Delaying digital ID is detrimental to Canadian citizens
The views expressed in the Opinion section of The Western Standard do not necessarily reflect those of the owners and management.
Philippe Desmarais for Western Standard
Most of the interactions we have today take place in a digital form. We email our co-workers, order groceries online, watch friends’ adventures on our phones and store family pictures in the cloud. But while Mark Zuckerberg fantasizes about the metaverse, people still have to produce — sometimes, physically print — dozens of documents in order to open a bank account, change their residence, or deal with the health-care system.
Big tech companies on the other hand, have been using user-friendly systems to log into their platforms. Not only do Google and Apple provide you with one place where you can find everything you need, but they also have you access them through their authentication system. This results in our identities being de facto controlled by a handful of private companies while the government still manages an antiquated system that’s losing importance in our increasingly digital world.
Do not mistake me: These have been decades of very exciting innovation and part of the reason for that is governments have stepped aside and allowed the tech industry to flourish. But the time has come for them to reclaim what’s rightfully theirs. And the management of how members of society recognize each other is something that should not be done by private actors.
While the public sector is usually not the most innovative, it remains the most trustworthy societal institution that we can rely on. As such, it should provide a trusted system of digital verification that can be used by its citizens.
Estonian issued Digital ID card
So far, the implementation of a digital ID system in Canada has been characterized by a lack of coordination at the federal level, significant delays and privacy concerns. Provinces such as British Columbia launched a digital ID program almost two decades ago, but Ontario’s plan was only announced in 2020 and still seems to be far from being implemented. Quebec’s digital ID program should launch in 2025. In other words, it doesn’t seem like Ottawa is in any rush to put pressure on provincial governments, or to create a standardized national system.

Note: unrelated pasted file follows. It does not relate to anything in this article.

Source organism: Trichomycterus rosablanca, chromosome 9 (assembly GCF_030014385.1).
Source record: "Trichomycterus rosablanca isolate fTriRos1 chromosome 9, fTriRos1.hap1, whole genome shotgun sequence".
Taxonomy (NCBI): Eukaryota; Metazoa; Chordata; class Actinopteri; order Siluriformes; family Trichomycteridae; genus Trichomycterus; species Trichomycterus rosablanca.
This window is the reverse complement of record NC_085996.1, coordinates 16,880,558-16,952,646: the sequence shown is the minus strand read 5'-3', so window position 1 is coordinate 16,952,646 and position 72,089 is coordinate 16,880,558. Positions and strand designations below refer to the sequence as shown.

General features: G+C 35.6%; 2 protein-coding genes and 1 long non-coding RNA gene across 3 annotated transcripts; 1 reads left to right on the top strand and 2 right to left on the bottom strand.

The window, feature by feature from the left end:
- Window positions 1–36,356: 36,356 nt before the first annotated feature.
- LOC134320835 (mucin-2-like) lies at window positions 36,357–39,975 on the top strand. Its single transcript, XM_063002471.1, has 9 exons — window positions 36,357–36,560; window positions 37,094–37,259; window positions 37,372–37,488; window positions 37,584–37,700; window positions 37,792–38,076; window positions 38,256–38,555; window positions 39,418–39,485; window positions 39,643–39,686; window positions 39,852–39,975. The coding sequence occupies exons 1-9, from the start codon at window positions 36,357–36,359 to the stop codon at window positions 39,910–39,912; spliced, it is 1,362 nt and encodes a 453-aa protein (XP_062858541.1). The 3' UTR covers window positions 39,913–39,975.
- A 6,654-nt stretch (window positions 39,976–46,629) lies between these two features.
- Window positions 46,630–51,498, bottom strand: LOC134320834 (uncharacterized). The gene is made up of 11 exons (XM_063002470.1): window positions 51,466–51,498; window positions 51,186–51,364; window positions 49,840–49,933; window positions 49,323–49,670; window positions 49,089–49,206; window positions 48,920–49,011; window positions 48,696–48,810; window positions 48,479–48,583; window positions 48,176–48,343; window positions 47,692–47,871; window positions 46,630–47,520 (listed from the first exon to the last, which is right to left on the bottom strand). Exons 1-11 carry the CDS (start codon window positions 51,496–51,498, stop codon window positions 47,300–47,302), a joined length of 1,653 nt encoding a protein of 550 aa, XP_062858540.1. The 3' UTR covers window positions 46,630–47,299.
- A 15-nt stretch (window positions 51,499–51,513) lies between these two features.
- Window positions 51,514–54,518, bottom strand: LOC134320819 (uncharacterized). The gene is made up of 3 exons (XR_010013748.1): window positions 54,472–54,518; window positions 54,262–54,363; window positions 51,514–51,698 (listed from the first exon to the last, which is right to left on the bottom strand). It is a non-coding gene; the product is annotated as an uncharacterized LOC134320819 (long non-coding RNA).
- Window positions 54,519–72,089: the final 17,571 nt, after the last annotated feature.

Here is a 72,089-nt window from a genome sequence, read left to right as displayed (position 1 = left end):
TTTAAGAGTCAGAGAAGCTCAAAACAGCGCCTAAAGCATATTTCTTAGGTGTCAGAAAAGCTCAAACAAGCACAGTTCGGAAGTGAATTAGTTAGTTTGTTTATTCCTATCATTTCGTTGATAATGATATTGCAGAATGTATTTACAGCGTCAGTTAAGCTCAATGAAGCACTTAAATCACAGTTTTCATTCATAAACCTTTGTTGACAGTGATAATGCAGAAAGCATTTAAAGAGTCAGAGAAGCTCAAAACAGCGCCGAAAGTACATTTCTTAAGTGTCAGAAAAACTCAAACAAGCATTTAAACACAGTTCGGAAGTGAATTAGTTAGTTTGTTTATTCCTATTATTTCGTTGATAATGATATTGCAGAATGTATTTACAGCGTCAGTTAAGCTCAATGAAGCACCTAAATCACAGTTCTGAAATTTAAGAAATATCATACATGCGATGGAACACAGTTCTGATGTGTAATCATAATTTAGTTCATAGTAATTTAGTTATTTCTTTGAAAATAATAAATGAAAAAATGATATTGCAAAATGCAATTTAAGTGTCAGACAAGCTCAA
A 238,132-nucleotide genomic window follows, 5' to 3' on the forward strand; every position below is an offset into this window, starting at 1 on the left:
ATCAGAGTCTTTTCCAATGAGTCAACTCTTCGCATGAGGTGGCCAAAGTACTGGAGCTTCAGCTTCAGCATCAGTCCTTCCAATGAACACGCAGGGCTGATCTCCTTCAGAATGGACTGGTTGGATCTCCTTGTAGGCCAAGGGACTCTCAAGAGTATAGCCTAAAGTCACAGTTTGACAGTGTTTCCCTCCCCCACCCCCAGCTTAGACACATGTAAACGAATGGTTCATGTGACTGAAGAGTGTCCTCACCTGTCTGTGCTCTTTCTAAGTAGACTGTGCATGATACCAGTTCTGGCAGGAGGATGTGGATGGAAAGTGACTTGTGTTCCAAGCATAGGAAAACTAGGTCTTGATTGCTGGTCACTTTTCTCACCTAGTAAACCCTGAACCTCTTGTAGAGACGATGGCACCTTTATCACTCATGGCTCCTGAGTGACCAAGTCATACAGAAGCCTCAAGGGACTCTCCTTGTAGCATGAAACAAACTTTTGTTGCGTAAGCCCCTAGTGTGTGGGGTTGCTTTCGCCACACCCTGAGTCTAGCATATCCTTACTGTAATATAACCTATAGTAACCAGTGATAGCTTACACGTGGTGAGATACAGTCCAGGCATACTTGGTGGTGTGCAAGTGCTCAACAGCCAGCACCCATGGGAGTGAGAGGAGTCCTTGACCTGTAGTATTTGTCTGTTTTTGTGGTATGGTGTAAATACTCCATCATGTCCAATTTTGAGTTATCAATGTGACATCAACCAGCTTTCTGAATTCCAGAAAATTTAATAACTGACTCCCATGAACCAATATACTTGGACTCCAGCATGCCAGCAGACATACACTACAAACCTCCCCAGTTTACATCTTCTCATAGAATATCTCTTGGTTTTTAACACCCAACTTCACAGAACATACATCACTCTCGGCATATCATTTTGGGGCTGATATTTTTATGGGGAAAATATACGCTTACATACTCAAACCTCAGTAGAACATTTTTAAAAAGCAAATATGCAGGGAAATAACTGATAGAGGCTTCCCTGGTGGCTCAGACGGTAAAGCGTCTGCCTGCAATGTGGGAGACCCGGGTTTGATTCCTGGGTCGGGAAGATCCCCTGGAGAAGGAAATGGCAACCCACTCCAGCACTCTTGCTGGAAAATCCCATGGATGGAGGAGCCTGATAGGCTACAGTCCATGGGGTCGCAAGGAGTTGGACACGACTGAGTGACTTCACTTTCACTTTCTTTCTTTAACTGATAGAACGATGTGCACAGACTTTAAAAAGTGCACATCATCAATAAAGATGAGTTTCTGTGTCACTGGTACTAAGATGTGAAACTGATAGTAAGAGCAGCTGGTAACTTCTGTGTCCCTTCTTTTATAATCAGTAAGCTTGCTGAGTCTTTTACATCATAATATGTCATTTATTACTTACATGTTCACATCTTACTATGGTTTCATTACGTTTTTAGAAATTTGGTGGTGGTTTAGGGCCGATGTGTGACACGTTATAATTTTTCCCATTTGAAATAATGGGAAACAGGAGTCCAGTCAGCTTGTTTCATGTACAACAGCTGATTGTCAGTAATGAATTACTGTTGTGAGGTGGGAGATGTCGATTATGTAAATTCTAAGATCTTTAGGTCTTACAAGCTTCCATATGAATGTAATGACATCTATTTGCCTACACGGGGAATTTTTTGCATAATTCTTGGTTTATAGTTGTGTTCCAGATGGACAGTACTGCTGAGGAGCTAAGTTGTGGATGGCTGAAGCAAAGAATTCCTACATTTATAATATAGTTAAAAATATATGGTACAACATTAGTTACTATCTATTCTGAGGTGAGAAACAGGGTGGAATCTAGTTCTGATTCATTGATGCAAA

This is not good for Canadian citizens. Every day we leave online authentication in the hands of big tech companies is just another missed opportunity to protect the privacy and cybersecurity of Canadians. Because even assuming these companies act in good faith, we still have to trust them to protect the data from a growing number of hackers. That not being a viable option is not an opinion, it’s common sense.
A government-issued digital ID on the other hand, allows individuals to gain full control over their data because they would be the ones holding the keys to all of their personal information.
Technological solutions such as zero-knowledge could allow citizens to access age-restricted services without revealing their date of birth or prove that their salary sits within a certain range without revealing the exact figure. Multi-signature schemes could require one or more individuals in order to access encrypted data such as social security numbers, healthcare records, or trade secrets.
With solutions like these being used for digital IDs, businesses would not only be able to cut costs associated with privacy protection and cybersecurity, but they would also access new opportunities to innovate and improve their user experience. And just like fossil fuel producers will have to move to alternative sources of energy as we run out of oil, data-driven business models will become outdated when the amount of data available online is gone.
It’s never ideal for governments to act in a rush and digital IDs systems require thoughtful discussions before being implemented. But this does not justify unreasonable delays that only benefit the above-mentioned companies. If the government has the privacy and security of its citizens at heart, digital ID should be one of its top priorities. The clock is ticking, and the data vampires will not stop gorging on Canadian data unless someone acts.
Philippe Desmarais is the founder and CEO of Kelvin Zero, an enterprise that helps banks and governments secure and validate critical data.